In Resnais's 1961 work Last Year at Marienbad, a man and woman meet in a palatial home. The man insists that the two have met before and, further, that they had an affair the year before at a spa in Marienbad. Resnais uses the couple's encounter to examine memory, imagination, desire, and fulfillment. Of Last Year in Marienbad Resnais told Dupont, "I never thought of Proust; I thought of Andre Breton. [The film's screenwriter] Alain Robbe-Grillet and I were very impressed by surrealism… . Most of what hap pens is in the characters' imaginations, so the memory of silent film was a big influence." Monaco found the film to be essentially a story about storytelling.
Of Time and Remembrance
Resnais's next film, Muriel (1963), concerns a middle-aged woman who invites an old lover to visit her and her stepson, who has just returned from the war in the Algiers. The soldier is troubled by memories of a young girl who had been tortured to death in his presence, while the two former lovers suffer from their own painful memories. In the film Resnais uses time to explore the ways the past influences present experiences. Relating also to the historical present, Muriel captures the constraints placed on freedom in France by the Algerian war in 1962, and the mood associated with that period. To the director's disappointment, many critics disliked this film.
After creating what are considered to be Resnais's three masterpieces— Night and Fog, Hiroshima, Mon Amour, and Marienbad —Resnais gained a reputation as one of the leading New Wave film directors. However, as he later explained to Dupont, Resnais did not consider himself "part of the New Wave, but thanks to [the impact made by its directors], I made movies… . Before, you had to be an assistant on nine films, and you couldn't just go from making a short to a feature. Finally, a producer asked me to make a feature, and I made three in a row, but after Muriel, which wasn't a success, I stopped for a while."
When he returned to his position behind the camera, Resnais again chose to dwell on time and remembrance. His richly emotional 1966 work La Guerre est finie concerns an aging Leftist, while Stavisky (1974) tells the story of a Russian-Jewish swindler in 1930s France. Providence, filmed in 1977 and Resnais's first English-language effort, deals with a dying novelist.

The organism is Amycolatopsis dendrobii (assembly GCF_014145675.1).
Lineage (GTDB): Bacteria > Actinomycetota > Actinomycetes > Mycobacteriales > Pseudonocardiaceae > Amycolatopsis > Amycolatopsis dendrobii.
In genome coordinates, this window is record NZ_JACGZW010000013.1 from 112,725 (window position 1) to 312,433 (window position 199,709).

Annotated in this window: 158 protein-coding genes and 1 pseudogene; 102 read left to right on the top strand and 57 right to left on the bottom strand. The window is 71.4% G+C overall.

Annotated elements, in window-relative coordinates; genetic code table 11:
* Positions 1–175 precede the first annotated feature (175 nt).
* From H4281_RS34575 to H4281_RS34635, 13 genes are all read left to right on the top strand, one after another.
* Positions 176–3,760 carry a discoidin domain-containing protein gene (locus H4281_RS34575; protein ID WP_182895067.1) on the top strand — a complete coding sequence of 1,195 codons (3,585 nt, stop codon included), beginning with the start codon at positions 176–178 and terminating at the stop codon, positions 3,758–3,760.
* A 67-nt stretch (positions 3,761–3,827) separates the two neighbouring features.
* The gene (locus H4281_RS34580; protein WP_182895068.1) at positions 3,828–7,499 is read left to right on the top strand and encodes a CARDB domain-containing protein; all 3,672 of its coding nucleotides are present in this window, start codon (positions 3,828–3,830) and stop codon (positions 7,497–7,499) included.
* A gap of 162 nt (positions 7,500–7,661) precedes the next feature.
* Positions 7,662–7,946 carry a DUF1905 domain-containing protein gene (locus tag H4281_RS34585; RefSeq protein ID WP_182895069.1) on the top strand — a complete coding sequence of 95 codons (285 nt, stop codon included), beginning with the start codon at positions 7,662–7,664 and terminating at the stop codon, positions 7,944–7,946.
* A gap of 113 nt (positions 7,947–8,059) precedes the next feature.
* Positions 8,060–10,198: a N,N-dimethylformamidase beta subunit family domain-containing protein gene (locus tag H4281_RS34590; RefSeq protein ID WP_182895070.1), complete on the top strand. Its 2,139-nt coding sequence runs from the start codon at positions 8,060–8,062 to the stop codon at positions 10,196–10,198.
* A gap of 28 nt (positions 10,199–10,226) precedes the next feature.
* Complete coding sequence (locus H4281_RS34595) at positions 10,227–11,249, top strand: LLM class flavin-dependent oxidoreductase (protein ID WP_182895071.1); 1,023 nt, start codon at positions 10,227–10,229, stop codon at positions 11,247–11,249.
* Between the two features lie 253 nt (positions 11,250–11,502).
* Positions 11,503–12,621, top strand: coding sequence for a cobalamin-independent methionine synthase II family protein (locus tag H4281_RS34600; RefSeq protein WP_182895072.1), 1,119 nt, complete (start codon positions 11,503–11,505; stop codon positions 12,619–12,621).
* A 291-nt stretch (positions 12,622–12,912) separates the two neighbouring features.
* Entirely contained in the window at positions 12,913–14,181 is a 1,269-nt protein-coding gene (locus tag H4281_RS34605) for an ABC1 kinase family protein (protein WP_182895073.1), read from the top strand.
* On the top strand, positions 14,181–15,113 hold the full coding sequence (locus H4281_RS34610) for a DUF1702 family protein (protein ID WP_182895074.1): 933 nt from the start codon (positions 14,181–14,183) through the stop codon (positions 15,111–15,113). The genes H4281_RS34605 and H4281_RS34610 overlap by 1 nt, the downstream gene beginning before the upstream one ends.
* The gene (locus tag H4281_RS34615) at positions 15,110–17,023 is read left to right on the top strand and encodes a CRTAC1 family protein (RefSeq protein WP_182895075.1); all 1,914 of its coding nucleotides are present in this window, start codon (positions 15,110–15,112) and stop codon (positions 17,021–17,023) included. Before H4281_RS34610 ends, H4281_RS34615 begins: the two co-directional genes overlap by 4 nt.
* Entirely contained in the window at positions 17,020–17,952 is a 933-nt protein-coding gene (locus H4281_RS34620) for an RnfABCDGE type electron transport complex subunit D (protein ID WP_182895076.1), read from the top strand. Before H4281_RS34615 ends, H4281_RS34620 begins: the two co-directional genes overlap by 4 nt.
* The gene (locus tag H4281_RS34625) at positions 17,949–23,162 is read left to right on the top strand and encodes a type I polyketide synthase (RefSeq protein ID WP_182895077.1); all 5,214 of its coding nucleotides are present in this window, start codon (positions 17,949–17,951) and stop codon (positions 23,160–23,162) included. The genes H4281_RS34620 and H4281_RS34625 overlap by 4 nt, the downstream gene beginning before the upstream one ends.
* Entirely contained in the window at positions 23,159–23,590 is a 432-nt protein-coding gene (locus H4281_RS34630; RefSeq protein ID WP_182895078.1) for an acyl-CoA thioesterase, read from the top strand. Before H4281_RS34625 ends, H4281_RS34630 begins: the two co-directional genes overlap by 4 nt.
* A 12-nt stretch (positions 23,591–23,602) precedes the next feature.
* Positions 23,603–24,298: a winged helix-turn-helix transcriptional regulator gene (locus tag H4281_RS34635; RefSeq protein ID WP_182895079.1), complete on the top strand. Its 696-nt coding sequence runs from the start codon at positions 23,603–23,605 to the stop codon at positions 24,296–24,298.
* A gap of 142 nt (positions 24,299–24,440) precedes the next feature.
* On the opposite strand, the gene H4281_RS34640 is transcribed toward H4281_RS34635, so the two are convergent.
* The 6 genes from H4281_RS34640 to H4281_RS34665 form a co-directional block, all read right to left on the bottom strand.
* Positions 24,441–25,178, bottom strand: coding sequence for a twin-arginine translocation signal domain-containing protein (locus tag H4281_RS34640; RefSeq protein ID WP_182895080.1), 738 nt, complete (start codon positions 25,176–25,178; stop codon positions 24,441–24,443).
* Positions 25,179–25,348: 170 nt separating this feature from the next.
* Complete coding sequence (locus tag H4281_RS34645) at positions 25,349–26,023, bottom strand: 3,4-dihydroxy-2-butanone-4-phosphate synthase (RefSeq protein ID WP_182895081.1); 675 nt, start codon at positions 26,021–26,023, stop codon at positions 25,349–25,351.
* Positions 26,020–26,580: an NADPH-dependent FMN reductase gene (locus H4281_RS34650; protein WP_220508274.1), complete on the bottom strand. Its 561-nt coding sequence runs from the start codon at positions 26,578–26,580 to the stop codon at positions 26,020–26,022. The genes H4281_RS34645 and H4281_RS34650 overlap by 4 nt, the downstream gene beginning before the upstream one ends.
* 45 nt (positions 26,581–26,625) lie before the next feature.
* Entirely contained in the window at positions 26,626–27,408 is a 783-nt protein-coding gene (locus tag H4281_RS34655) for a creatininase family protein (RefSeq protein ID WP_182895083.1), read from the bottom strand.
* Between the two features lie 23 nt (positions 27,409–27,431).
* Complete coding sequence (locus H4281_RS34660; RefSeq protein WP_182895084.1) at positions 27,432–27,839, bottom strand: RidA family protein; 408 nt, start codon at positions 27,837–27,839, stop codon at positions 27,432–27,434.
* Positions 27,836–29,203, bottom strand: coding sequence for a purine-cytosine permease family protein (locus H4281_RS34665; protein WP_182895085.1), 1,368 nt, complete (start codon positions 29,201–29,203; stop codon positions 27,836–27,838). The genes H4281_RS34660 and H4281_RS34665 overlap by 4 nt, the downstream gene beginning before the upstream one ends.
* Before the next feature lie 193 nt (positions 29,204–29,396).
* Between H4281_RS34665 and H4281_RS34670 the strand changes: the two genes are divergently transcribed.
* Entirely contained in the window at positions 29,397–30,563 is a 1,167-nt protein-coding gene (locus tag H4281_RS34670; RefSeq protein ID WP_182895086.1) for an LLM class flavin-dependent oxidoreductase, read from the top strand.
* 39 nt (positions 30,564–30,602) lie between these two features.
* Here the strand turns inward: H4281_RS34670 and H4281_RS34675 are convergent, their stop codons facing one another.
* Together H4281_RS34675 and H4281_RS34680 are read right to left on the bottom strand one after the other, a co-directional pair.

In Mon Oncle d'Amerique (1980) Resnais examines the interconnections in the lives of three individuals and interprets these connections using the biochemical theories of French biologist Henri Laborit about the workings of the human brain. In the film contrasts—distance and emotion, surrealism and the natural—are used to force the audience to an awareness of new possibilities. By playing disparate moods, tones, and styles off against each other, Resnais attempted to draw the viewer into a closer relationship with the film's characters.
On one level, 1983's Life Is a Bed of Roses tells the story of a wealthy count who constructs his "temple of happiness" during the 1920s. On another level, it presents a symposium on alternative education held at the site of the former temple.
Resnais's later films, which have not always been as well received by critics as were his work of the late 1950s and early 1960s, include L'Amour e mort (1984), Melo (1986), I Want to Go Home (1989), and Smoking and No Smoking (1993). In 1992 he directed a one-hour tribute to U.S. composer George Gershwin.
It has been reported that Resnais refuses to view any of his early films. "I don't think about them and can't stand seeing them again," he told Dupont. "It's painful, either because the people onscreen have died, or because I don't think the direction is good. There's always something." The films of other directors are a different matter, however. "When I was twelve, the passage from silent film to the talkies had an impact on me—I still watch silent films. I don't think that there is any such thing as an old film; you don't say, 'I read an old book by Flaubert,' or 'I saw an old play by Moliere.' "
Resnais's obsession with time and memory reflects a French tradition that goes back to Henri Bergson and Proust. In Night and Fog, for example, he attempts to recapture the past through a combination of archival film footage and poetry, while in Hiroshima, Mon Amour he adopts an imitation documentary format to examine the repercussions of the atomic bomb attack on Japan. In Last Year at Marienbad the film's characters attempt to rewrite their own history at a European spa.
Resnais told Luc Honorez of Le Soir that his life could be summarized by listing the names of some of the most influential individuals of the twentieth century: Sigmund Freud, Pablo Picasso, Gershwin, Hergé, and Franz Kafka. Still, he added, in spite of his advanced age he wanted to move on to other passions. The director insists that becoming fixated on any one of his many influences would be equivalent to signing up to die. The introduction of video and DVD technologies has allowed Resnais to study the films of fellow directors Fritz Lang, Alfred Hitchcock, Clint Eastwood, Victor Minnelli, F. W. Murnau, Jean Renoir, Tati, Charles Laughton, and Martin Scorsese.
According to Resnais, of all the arts only cinema is an absolute mystery because of the juxtaposition of objects, the attitudes of the actors, and the use of music. However, he views much of modern cinematography as a failure because the promotion of a film has become more important than what the film ultimately is. His own approach to his art has been determined by memories, including loves and sorrows, many of which originated in films, books, or songs. Regarding the power of twentieth-century cinema, Resnais has cited that the most effective films are those able to connect with those instinctive emotions people attempt to mask in order to appear less "animal-like."
Kreidl, John Francis, Alain Resnais, Twayne, 1977.
Monaco, James, Alain Resnais, Oxford University Press, 1979.
Filmmaker, Spring 2000.
Interview, November 1999.
Le Soir, May 21, 2002.